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    (Original post by APersonYo)
    What degree did you do?
    Biology
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    (Original post by roflcakes1)
    Biology
    You see, I was very fortunate to have done work experience in a neuroscience laboratory at Imperial and the head of directors of the labs at imperial basically warned me to stay away from biochemistry and biology degrees. He completely wiped my interest in neuroscience;however I'm glad he warned me. Literally nobody believes me and gets mad when I say biology really isn't worth it.
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    (Original post by APersonYo)
    You see, I was very fortunate to have done work experience in a neuroscience laboratory at Imperial and the head of directors of the labs at imperial basically warned me to stay away from biochemistry and biology degrees. He completely wiped my interest in neuroscience;however I'm glad he warned me. Literally nobody believes me and gets mad when I say biology really isn't worth it.
    To be honest I don't think people should choose their degree based on their job prospects (as long as it's a 'sensible' degree, if you know what I mean...). Most people I know don't want to enter something directly related to their degree - most careers like consultancy, marketing, management etc don't ask for a specific subject but prefer degree education. No point me doing maths or a similar degree I won't enjoy and won't be good at (I wouldn't have got to Oxford otherwise).

    I'm not looking for a research job really, but would love to enter public health or health policy - the health knowledge I've learnt during my degree is actually very useful for my current internship (although there are obviously people working there without that background).

    Out of interest what subject did you do?
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    (Original post by roflcakes1)
    To be honest I don't think people should choose their degree based on their job prospects (as long as it's a 'sensible' degree, if you know what I mean...). Most people I know don't want to enter something directly related to their degree - most careers like consultancy, marketing, management etc don't ask for a specific subject but prefer degree education. No point me doing maths or a similar degree I won't enjoy and won't be good at (I wouldn't have got to Oxford otherwise).

    I'm not looking for a research job really, but would love to enter public health or health policy - the health knowledge I've learnt during my degree is actually very useful for my current internship (although there are obviously people working there without that background).

    Out of interest what subject did you do?
    I haven't done a degree yet. I'm applying for university for 2017 entry. I want to do chemical engineering though. I do actually really enjoy chemistry and maths, they are the only A level subjects I don't struggle with. I find biology quite hard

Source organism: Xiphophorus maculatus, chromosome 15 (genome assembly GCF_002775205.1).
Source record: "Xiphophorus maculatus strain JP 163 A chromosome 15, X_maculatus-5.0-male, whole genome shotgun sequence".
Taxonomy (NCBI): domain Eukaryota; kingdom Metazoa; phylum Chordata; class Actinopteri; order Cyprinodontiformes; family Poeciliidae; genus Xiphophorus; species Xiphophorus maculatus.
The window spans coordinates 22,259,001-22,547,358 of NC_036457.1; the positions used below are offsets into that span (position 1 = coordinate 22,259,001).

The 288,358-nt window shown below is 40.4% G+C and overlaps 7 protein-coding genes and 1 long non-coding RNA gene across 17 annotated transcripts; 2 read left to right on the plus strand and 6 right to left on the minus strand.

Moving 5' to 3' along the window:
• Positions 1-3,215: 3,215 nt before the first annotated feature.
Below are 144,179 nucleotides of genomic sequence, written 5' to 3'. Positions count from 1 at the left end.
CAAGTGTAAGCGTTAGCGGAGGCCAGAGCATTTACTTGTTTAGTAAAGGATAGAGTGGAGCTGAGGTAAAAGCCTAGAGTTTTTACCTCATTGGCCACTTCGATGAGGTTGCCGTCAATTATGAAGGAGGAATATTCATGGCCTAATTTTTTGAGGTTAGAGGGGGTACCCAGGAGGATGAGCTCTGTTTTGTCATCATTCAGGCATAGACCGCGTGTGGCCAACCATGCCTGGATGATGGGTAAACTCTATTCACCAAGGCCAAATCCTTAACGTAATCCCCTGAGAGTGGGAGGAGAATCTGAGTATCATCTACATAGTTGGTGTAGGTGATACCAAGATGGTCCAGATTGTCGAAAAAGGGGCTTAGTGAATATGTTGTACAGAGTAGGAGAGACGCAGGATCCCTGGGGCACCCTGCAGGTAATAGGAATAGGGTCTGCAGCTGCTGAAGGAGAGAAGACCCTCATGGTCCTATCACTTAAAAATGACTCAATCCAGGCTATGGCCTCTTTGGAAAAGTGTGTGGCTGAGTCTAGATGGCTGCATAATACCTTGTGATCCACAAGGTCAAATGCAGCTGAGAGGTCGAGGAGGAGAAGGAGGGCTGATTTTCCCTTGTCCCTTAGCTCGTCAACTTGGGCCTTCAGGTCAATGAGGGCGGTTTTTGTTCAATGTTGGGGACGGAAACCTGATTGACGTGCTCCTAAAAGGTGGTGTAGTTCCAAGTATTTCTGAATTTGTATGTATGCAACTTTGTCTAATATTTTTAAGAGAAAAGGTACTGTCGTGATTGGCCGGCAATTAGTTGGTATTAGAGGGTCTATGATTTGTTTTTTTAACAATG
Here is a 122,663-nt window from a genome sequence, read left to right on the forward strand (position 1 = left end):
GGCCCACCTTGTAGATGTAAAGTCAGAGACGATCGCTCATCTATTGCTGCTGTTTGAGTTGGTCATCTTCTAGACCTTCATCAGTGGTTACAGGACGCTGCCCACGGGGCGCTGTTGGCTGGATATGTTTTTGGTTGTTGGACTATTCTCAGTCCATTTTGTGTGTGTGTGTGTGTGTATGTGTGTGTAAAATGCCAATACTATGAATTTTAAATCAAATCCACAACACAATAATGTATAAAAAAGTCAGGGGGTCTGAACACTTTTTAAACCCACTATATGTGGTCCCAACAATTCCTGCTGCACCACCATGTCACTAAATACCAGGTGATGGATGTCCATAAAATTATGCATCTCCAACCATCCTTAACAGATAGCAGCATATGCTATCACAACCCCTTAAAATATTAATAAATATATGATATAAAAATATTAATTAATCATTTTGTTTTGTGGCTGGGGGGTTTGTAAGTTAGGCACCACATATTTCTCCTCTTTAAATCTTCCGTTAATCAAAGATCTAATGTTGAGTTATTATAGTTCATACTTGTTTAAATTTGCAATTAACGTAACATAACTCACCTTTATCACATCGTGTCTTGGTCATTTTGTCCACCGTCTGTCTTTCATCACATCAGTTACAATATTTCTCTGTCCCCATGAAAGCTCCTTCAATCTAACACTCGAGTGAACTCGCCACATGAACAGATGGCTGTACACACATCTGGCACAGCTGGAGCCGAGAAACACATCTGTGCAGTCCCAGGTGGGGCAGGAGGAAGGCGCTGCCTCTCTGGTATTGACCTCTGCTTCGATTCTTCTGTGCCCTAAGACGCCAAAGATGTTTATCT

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    (Original post by APersonYo)
    I haven't done a degree yet. I'm applying for university for 2017 entry. I want to do chemical engineering though. I do actually really enjoy chemistry and maths, they are the only A level subjects I don't struggle with. I find biology quite hard
    Biology is one of the easiest A-levels out there. 90% of the things u need to know are all visuals.




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    (Original post by roflcakes1)
    To be honest I don't think people should choose their degree based on their job prospects (as long as it's a 'sensible' degree, if you know what I mean...). Most people I know don't want to enter something directly related to their degree - most careers like consultancy, marketing, management etc don't ask for a specific subject but prefer degree education. No point me doing maths or a similar degree I won't enjoy and won't be good at (I wouldn't have got to Oxford otherwise).

    I'm not looking for a research job really, but would love to enter public health or health policy - the health knowledge I've learnt during my degree is actually very useful for my current internship (although there are obviously people working there without that background).

    Out of interest what subject did you do?
    Biology degrees are a dime a dozen, so many biology grads around these days that you have to be extra, extra special if you want a grad job.

    And yes, you may be trying, but you are not trying hard enough. Just "trying" does not cut it, not in today's job market.
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    (Original post by #ChaosKass)
    Biology degrees are a dime a dozen, so many biology grads around these days that you have to be extra, extra special if you want a grad job.

    And yes, you may be trying, but you are not trying hard enough. Just "trying" does not cut it, not in today's job market.
    I think you're being a little bit rude and harsh. He went to oxford?
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    (Original post by APersonYo)
    I think you're being a little bit rude and harsh. He went to oxford?